Would you believe until last year I had never spent a night in Kentucky? I’ve driven through it on the way to points North, unsurprisingly, but somehow went almost 50 years without vacationing in a state I can drive to in an hour.
We remedied that last October during Fall Break, a modern invention that did exist when I was a youngster. It’s a great time to travel and we had an entire week off from school.
First we went to Mammoth Cave. That’s the longest known cave system in the WORLD, y’all. And it’s a National Park, which means it’s inexpensive to visit. And you could easily spend days there.
We stayed in nearby Cave City, which is mostly known as the city near Mammoth Cave, or at least that’s the way it looked from the exit where our hotel was located–a strip of hotels and fast food and touristy things. But we are adventurers and we found the REAL town and explored it.
Look at that sweet little main street! We walked up and down looking in windows (everything was closed for the evening, sadly) and seeing what there was to see.
I didn’t get any pictures but one of the charming things–and to William and Lorelei’s delight–several of the shops had cats in residence, hanging out in the window displays.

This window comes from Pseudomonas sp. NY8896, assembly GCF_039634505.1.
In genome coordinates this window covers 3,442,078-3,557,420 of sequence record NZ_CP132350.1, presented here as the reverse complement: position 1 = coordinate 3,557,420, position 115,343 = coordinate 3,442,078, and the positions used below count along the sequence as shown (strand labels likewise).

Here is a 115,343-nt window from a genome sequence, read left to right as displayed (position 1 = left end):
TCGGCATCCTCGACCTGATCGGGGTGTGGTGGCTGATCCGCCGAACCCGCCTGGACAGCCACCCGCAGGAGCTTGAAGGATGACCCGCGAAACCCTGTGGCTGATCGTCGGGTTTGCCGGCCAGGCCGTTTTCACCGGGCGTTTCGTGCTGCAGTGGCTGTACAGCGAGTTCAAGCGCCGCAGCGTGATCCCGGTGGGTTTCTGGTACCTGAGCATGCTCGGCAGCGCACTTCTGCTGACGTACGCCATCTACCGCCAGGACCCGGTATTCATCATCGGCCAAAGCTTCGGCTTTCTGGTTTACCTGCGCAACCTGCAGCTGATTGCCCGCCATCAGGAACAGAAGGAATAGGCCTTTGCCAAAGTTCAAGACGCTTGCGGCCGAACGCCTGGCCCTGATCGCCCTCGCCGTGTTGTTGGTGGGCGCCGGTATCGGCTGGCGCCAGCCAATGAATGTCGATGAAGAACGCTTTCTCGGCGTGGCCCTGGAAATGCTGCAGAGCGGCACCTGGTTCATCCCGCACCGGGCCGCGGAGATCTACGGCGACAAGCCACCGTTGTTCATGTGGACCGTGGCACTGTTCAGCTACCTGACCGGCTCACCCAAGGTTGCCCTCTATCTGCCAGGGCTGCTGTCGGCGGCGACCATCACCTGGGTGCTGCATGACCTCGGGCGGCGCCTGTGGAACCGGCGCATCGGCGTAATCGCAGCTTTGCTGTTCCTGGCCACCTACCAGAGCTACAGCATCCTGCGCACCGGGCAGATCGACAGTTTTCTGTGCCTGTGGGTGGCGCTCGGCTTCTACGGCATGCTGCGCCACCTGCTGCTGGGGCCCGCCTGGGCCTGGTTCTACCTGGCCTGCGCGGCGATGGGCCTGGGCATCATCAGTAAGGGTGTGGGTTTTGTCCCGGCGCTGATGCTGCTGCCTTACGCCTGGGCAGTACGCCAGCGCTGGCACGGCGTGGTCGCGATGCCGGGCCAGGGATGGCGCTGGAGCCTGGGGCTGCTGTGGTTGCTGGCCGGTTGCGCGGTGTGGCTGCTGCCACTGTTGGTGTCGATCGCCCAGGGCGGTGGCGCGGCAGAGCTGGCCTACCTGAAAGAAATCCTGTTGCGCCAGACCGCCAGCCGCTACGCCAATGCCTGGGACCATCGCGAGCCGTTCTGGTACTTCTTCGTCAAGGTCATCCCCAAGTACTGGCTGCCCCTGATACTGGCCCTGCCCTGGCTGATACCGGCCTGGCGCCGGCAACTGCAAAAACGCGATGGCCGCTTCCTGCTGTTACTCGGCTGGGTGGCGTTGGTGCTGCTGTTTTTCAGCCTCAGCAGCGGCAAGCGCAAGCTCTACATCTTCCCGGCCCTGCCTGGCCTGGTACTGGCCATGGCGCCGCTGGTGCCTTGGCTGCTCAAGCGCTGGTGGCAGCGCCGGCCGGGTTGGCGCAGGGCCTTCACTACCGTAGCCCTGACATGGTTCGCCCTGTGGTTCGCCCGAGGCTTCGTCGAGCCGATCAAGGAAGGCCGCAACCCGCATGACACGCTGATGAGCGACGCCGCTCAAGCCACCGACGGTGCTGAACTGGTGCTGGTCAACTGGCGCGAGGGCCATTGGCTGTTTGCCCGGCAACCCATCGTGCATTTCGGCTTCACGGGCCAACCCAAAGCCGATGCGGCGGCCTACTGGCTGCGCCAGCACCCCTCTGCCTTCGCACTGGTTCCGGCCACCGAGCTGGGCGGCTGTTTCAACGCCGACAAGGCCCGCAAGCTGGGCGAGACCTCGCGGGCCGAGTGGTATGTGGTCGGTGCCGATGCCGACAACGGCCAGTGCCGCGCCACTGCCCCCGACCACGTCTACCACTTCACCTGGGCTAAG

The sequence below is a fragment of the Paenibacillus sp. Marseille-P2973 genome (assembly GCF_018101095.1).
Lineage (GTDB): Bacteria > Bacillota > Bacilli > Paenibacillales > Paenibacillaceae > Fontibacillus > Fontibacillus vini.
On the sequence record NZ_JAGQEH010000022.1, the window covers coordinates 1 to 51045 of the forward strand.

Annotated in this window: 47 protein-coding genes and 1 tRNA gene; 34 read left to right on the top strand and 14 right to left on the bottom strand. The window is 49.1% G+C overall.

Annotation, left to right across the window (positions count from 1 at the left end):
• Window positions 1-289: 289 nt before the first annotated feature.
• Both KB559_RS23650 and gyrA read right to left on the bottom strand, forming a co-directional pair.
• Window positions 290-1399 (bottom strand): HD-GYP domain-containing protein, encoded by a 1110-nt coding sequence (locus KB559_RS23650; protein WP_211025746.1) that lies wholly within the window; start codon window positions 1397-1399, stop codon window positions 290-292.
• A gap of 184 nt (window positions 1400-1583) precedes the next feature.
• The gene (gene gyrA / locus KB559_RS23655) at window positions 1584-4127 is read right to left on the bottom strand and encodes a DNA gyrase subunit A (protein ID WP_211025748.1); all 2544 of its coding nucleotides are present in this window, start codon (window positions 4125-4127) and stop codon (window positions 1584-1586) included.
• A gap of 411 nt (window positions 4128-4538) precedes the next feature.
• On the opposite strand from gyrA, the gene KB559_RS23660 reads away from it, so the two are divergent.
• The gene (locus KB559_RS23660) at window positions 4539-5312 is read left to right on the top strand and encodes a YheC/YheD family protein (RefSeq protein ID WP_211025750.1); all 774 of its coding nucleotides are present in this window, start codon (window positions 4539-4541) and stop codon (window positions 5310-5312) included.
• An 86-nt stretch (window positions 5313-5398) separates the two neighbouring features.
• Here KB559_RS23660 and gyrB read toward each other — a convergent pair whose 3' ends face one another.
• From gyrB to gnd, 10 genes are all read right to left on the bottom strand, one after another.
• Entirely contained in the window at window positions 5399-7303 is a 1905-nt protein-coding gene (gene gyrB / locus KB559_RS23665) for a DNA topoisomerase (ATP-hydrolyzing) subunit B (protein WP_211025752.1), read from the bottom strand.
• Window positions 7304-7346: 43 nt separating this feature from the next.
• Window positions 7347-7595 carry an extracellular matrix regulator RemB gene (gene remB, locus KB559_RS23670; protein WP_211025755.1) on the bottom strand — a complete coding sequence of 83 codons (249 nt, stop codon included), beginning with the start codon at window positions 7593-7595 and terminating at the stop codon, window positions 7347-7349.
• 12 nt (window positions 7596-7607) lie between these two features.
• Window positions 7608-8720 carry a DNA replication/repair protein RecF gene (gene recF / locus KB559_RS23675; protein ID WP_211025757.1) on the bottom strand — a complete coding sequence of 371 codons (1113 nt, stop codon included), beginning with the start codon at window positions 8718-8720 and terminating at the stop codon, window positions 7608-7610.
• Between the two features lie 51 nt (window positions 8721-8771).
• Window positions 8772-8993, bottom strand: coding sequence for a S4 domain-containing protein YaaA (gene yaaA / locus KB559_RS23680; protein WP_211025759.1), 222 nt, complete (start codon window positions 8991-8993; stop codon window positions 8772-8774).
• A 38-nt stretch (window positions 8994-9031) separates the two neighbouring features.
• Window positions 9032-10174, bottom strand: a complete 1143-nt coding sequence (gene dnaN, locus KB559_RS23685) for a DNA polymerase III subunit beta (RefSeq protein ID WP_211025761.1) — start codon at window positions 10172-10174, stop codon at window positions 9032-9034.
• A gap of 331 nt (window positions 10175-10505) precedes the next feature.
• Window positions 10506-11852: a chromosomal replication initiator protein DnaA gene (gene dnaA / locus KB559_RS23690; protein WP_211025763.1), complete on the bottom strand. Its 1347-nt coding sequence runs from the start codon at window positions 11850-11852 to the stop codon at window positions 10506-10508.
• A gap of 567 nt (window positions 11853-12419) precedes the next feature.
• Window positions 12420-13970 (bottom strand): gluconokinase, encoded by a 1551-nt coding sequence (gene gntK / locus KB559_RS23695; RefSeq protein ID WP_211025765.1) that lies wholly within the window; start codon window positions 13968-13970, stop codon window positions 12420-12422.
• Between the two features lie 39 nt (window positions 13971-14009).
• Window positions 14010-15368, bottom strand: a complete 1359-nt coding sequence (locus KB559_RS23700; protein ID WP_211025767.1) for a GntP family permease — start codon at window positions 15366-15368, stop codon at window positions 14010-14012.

At one end of town we found a park with a little Civil War history, and also a tiny IGA at which to buy snacks for our room.
Of course we didn’t come for Cave City; we came for the CAVE, and we spent two days exploring, which included walking around the grounds, taking in the museum exhibits, and going on cave tours.
Here’s some of what we saw above ground.
The railroad cars are part of the very interesting history of the cave, its discovery, and early tourism. Would you believe that part of the cave was used as a tuberculosis hospital for a time in the belief that the air would be good for the lungs?
Look, y’all! A graveyard! I find them everywhere I go!
When you visit Mammoth Cave, you should plan ahead, unlike us, and book guided tours in advance. Some of them were unavailable to us because we did not do that. Also be aware that some of the tours are quite strenuous, with lots of climbing. But don’t worry, even with those caveats we found plenty to see.
We went on two cave tours, the first one being to see the first cave to be rediscovered in more-or-less modern times. Native Americans were using it over 5,000 years ago, and we were able to see some extremely well-preserved artifacts.
Here’s the mouth of the cave, seen from above before we went in and then from below as we climbed the stairs back up.
It was VERY big and VERY dark in there. Our guide turned off all the lights so we could see what real dark looks like. Answer: like nothing. Wave your hand in front of your face and you will see NOTHING. Then he lit one match and it was cool to see how our eyes adjusted to see the entire room with just that tiny amount of light.
He also showed us where saltpeter was mined in the cave during the war of 1812. Due to conditions in the cave, the site doesn’t look as though it was abandoned 200 years ago but remains well-preserved. Here is a picture from this area of the cave.